|a l a s k a j o u r n e y . c o m|
Location/Size: East of Ketchikan in far Southeastern Alaska; 2,142,243 acres.
Main Activities: Sea kayaking, fishing, backcountry camping, hiking, backpacking, flightseeing, boat tours.
Gateway Towns/Getting There: Ketchikan/via scheduled air service from Juneau; via scheduled ferry service from Prince Rupert, B.C.; Wrangell; or points north. Monument access by floatplane from Ketchikan and elsewhere; tour and charter boat from Ketchikan; sea kayak; by road and foot from Hyder; possible foot access from kayak anchorages.
Facilities, Camping, Lodging: No park facilities. Primitive camping, some traditional campsites on west-central lakes; several reservable backcountry cabins, primarily in west-central lakes area.
Headquarters and Information: Headquarters, 3031 Tongass Avenue, Ketchikan, AK 99901-5743, 225-2148, website; Southeast Alaska Visitor Center, 50 Main Street, Ketchikan, AK 99901, 228-6220.
At over 2 million acres, Misty Fiords is the largest national monument in the United States (the National Forest Service spells "fiord" with an "i" instead of a "j"). It is a land of sinuous fjords, long, twisting valleys, and exposed ridges. Most of the monument is very rugged, with 3,000- to 4,000-foot ridges rising steeply from the margins of glacier-cut, U-shaped valleys. In the northeast the peaks are higher and host numerous small glaciers, while to the southwest the terrain is somewhat gentler. As is true in most of the Southeast, the lowlands and slopes up to about 2,500 feet are covered with a forest of old-growth Sitka spruce and western hemlock.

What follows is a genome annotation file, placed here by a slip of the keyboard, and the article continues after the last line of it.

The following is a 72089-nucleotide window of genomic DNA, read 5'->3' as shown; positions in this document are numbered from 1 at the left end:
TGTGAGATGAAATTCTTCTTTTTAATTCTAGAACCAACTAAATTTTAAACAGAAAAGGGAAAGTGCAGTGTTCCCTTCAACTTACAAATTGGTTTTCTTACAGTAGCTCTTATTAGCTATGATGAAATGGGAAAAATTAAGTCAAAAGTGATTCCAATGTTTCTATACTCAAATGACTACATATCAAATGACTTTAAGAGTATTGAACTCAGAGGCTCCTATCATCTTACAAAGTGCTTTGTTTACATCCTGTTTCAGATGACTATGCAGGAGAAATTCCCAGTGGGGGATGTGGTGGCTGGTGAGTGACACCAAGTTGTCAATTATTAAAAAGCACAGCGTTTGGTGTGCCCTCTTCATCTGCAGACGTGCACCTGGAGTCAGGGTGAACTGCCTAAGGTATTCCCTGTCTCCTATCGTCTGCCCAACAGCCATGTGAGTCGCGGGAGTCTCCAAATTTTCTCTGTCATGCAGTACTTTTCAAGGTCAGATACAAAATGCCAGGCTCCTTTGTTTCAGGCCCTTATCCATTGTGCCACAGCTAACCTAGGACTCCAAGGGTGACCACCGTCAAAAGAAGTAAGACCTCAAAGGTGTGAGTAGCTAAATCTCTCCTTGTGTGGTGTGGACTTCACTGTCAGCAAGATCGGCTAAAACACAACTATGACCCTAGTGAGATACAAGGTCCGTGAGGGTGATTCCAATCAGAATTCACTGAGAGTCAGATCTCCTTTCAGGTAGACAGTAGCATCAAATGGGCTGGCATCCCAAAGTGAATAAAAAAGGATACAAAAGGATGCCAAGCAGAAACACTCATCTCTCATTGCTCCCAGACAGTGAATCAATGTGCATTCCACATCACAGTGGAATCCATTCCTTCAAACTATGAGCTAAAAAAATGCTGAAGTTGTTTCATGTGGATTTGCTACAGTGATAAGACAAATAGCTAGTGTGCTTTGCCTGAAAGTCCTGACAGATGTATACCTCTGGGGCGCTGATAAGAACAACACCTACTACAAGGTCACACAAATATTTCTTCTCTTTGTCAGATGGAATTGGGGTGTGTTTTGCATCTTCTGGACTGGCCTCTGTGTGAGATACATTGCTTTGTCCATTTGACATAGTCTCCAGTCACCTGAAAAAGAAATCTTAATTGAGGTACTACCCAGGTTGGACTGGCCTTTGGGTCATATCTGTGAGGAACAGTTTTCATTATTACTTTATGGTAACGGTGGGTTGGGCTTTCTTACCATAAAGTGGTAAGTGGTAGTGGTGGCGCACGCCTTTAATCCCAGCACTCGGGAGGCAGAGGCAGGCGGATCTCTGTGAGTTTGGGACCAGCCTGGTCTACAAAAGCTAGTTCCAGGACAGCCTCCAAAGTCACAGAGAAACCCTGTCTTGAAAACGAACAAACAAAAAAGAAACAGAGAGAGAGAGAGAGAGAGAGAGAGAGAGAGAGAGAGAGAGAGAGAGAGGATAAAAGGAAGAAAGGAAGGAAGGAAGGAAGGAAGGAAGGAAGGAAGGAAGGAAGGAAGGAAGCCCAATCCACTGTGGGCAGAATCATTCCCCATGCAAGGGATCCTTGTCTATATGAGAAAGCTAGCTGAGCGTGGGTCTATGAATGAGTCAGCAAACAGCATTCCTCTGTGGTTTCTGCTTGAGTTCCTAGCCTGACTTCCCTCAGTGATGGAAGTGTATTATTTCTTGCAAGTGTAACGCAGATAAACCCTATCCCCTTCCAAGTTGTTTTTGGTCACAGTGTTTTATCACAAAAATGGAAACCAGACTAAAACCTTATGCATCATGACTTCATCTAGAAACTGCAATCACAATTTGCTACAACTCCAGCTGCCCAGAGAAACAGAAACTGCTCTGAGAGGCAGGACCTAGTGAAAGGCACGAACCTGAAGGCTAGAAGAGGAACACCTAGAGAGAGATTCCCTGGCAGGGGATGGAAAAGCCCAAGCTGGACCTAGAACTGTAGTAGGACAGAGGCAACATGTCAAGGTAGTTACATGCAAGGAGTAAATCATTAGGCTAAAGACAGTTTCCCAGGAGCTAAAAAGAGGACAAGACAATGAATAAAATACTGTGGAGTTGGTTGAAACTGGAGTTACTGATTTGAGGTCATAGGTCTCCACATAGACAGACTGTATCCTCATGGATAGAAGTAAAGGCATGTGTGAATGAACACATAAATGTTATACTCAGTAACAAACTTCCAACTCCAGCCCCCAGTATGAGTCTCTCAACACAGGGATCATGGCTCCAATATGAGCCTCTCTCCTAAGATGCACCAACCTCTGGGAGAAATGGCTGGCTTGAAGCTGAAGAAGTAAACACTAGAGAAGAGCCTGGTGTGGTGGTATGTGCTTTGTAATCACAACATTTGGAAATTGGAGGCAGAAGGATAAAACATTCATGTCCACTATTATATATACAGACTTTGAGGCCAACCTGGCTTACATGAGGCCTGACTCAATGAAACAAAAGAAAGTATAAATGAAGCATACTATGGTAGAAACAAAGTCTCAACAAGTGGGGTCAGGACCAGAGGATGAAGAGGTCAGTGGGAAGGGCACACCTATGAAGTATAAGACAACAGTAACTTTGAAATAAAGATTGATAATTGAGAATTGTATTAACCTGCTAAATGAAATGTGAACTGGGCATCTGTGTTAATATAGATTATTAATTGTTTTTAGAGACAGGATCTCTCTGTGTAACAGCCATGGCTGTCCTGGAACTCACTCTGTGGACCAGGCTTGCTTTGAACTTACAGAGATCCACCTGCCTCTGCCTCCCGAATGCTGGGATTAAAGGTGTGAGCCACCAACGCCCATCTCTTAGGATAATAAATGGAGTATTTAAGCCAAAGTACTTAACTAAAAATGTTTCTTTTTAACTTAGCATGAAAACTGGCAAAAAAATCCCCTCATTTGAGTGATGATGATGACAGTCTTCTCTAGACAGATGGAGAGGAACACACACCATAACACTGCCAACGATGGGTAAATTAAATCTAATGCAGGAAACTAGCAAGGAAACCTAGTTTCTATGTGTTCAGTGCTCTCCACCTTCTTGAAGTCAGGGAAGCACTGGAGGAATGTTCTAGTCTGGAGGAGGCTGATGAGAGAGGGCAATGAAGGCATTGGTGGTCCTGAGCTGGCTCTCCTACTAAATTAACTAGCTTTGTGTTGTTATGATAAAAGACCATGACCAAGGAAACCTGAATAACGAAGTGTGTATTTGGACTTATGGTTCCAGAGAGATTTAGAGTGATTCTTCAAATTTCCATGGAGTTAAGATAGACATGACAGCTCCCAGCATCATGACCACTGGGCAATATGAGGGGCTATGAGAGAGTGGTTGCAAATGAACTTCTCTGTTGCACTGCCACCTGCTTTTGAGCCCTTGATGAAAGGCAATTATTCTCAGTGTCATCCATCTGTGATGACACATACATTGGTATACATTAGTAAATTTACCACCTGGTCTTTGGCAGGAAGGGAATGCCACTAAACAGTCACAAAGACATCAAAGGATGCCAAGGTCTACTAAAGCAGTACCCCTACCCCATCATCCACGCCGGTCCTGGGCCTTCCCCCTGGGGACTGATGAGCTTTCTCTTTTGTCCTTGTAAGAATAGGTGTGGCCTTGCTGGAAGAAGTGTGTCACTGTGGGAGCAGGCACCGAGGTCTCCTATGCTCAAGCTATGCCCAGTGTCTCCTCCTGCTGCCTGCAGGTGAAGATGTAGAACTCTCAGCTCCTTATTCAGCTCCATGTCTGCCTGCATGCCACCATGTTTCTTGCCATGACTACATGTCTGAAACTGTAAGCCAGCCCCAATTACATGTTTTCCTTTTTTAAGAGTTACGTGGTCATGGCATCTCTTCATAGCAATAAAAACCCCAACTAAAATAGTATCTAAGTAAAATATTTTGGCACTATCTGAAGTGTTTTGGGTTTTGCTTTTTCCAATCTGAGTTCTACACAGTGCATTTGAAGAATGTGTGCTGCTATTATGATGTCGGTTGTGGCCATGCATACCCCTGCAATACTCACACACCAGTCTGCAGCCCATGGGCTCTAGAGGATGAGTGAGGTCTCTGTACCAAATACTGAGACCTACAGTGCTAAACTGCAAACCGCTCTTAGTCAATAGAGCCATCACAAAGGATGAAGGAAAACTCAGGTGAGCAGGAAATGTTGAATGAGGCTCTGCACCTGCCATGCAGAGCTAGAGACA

The monument is located in far southeastern Alaska, bounded to the east and south with the Canadian border. It is largely on the mainland, though it also includes a sizable chunk of Revillagigedo Islandeverything east of a major divide. Behm Canal thus passes wholly through designated wilderness for much of its length, offering wonderful possibilities for exploration by water.
A large portion in the center of Misty Fiords is non-wilderness, primarily because of the existence of a mine that continues to operate as part of an agreement written into ANILCA. Another area near Hyder is non-wilderness due to past and possible future mining activity, but the rest of Misty Fiords is deserving of true wilderness status and is designated as such.
Water is a primary feature of Misty Fiords. Rugged adventurers can enjoy kayaking deep into the interior, then follow challenging routes up onto the open ridgecrests. Numerous lakes open out in valley basins, inviting wilderness camping and fishing. With some areas receiving upwards of 150 inches of rain per year, rushing streams are plentiful, as are waterfalls, wet meadows (muskeg), and boggy flats.
Perhaps the most amazing of Misty Fiords features is the 100-mile-long pairing of Pearse Canal and Portland Canal, an astonishingly uniform fjord system that runs from Hyder to the open ocean. The main channels of a riverine glacier system in the last ice age, the Pearse/Portland now serves as the eastern boundary of the monument as well as the U.S.-Canada border. Weekly summer ferry service from Ketchikan to Hyder follows the Portland Canal, though a relative few use the route for travel, recreation, and monument access. Consider joining those few.
Misty Fiords has several reservable backcountry cabins available, most located on lakes in the popular west-central portion of the monument on either side of the Behm Canal. A few short portage-, fishing-, and cabin-access trails link saltwater-access points with some lakes, while others must be reached by floatplane. Ketchikan is the main gateway town, offering a variety of outfitters and tour companies as well as being an important stop in the Alaska Marine Highway System.